In Impeachment of a President, Hans L. Trefousse focuses on the causes of the failure to convict, the consequences of the acquittal, and the relationship of the impeachment to the ill success of Reconstruction. Drawing on a wealth of material, some only recently made available, Professor Trefousse sheds new light on the President’s objectives and character.
This illustrated book takes its readers back in time to reexamine the important historical events of the Presidency of Lincoln and Johnson while cleverly bring the reader up to speed by explaining how the decisions and personal feeling of the past from our former Presidents, affect us today. Excerpts from the Book: The reality is that we are in a situation whereby we must take control of what we are exposing to our children on television, the media, radio, and yes, the educational system. Above all things, teach your child to read, become productive people within our communities, learn as much as possible and be independent, self-sufficient, and to work for themselves.” “Because debt is slavery, and you are a slave to paying your electric bill, your rent or mortgage, your car note, the water bill, reduce your debt to the absolute necessities in life.
While it is commonly known that Andrew Johnson was the first president to be impeached, less well known are the circumstances that led to the unsuccessful campaign to remove him from office. This account of Johnson’s political life in Washington (including brief coverage of his early career in Tennessee) focuses on his conflict with the Radical Republicans, a group of fanatical abolitionists who, after Lincoln’s assassination, sought to dominate American government and punish the South as harshly as possible. Johnson’s focus on healing the nation and his refusal to submit to the Radicals’ demands led to his impeachment. Though Johnson was acquitted, his impeachment clearly illustrates the danger when one branch of government tries to dominate the others. This chronicle of the first U.S. presidential impeachment covers in detail the political forces that nearly removed him from office. Numerous illustrations, a bibliography and an index are included.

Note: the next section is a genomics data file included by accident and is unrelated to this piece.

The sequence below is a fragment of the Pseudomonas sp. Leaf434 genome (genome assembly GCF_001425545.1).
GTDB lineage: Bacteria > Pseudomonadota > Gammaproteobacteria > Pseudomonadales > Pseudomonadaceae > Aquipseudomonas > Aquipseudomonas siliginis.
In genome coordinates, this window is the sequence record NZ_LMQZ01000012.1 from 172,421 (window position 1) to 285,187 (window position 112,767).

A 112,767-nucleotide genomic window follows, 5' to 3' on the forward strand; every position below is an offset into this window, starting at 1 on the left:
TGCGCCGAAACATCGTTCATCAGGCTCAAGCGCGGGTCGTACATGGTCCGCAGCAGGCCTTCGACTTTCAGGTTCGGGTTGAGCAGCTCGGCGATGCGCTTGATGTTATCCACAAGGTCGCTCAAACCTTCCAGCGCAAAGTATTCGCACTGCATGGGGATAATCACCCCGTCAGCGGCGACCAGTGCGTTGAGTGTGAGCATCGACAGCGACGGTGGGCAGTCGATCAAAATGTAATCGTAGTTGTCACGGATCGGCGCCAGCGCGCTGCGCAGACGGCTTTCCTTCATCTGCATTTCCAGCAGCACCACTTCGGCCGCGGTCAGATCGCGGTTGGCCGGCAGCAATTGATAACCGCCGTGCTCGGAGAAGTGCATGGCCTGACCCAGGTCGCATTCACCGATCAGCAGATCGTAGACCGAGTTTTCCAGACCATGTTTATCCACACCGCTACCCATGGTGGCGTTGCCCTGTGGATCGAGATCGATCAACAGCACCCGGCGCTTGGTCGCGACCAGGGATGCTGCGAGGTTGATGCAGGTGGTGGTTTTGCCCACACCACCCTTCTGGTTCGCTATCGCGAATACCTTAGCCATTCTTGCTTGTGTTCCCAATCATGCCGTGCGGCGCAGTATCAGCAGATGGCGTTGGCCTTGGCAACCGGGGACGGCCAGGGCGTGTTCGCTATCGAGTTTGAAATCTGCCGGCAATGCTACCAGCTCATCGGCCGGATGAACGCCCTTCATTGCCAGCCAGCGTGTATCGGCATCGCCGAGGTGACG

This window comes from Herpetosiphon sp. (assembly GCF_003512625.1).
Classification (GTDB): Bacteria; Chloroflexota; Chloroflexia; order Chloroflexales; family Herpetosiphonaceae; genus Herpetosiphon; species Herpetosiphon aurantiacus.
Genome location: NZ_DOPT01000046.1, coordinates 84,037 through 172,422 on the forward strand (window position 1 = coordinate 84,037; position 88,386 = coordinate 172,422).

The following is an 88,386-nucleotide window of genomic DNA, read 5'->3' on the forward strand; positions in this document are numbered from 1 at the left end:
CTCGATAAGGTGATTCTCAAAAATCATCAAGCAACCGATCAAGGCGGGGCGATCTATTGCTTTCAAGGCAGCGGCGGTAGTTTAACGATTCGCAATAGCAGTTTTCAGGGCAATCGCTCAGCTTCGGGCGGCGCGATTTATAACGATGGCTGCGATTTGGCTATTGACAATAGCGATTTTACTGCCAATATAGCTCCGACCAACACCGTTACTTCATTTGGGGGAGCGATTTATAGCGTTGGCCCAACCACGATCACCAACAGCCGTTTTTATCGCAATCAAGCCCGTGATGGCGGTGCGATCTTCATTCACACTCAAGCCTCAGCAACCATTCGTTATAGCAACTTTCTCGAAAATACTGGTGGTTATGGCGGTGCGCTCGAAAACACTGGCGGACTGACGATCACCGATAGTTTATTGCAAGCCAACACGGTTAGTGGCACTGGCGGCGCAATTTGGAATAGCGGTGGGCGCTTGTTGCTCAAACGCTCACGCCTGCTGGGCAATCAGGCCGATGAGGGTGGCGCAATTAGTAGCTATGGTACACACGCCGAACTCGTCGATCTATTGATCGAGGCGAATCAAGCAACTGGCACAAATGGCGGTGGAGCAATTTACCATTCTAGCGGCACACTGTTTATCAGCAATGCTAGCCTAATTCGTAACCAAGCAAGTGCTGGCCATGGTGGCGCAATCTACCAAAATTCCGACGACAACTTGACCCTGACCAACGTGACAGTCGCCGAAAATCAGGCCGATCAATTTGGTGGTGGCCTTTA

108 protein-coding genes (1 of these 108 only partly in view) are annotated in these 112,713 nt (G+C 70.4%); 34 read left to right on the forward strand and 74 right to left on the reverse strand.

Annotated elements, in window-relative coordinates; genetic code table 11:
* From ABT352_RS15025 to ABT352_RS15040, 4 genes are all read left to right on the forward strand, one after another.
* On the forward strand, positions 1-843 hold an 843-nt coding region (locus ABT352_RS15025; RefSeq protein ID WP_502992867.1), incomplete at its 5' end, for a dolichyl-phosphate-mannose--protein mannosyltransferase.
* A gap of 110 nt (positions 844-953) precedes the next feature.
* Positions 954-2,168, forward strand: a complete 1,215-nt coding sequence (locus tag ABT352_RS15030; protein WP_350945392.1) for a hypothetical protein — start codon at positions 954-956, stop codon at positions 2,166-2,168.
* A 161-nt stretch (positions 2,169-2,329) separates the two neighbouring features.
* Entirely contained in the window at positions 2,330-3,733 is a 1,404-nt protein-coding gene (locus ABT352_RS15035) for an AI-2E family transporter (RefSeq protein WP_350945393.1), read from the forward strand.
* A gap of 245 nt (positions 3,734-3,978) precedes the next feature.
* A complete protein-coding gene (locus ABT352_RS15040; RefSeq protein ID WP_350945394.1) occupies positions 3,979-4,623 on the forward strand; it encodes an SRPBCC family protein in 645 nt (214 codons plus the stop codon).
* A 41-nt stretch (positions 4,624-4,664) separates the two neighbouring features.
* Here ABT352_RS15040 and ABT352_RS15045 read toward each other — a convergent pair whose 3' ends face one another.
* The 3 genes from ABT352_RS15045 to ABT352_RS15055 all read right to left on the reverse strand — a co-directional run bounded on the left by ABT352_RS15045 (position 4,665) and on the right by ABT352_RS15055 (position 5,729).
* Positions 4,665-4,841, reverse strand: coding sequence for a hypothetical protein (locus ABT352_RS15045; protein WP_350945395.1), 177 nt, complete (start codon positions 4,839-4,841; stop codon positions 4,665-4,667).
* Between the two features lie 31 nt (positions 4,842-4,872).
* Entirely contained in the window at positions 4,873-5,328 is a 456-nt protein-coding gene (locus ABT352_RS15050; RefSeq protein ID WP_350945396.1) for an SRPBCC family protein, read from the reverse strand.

After Lincoln’s assassination, the commonest of men tried to fill the gigantic void. Andrew Johnson, a self-educated tailor from Tennessee, became the 17th President of the United States, and the first to enter office after the murder of his predecessor. Rising above an impoverished childhood, Johnson was truly a self-made man, learning a useful trade and developing his own successful business. At the same time, he rapidly ascended the poltical ladder–Alderman, Mayor, State Legislator, Congressman, Governor of Tennessee, United States Senator, Military Governor of Union-occupied Tennessee, Vice-President, and President of the United States.
Andrew Johnson, who became president after the assassination of Lincoln, oversaw the most crucial and dramatic phase of Reconstruction. Historians have therefore tended to concentrate, to the exclusion of practically everything else, upon Johnson’s key role in that titanic event. Although his volume focuses closely on Johnson’s handling of Reconstruction, it also examines other important aspects of his administration, notably his foreign, economic, and Indian policies. As one of the few historians to do this, the author provides a broader and more balanced picture of Johnson’s presidency than has been previously available.
During and after the Civil War, four presidents faced the challenge of reuniting the nation and of providing justice for black Americans—and of achieving a balance between those goals. This first book to collectively examine the Reconstruction policies of Abraham Lincoln, Andrew Johnson, Ulysses S. Grant, and Rutherford B. Hayes reveals how they confronted and responded to the complex issues presented during that contested era in American politics.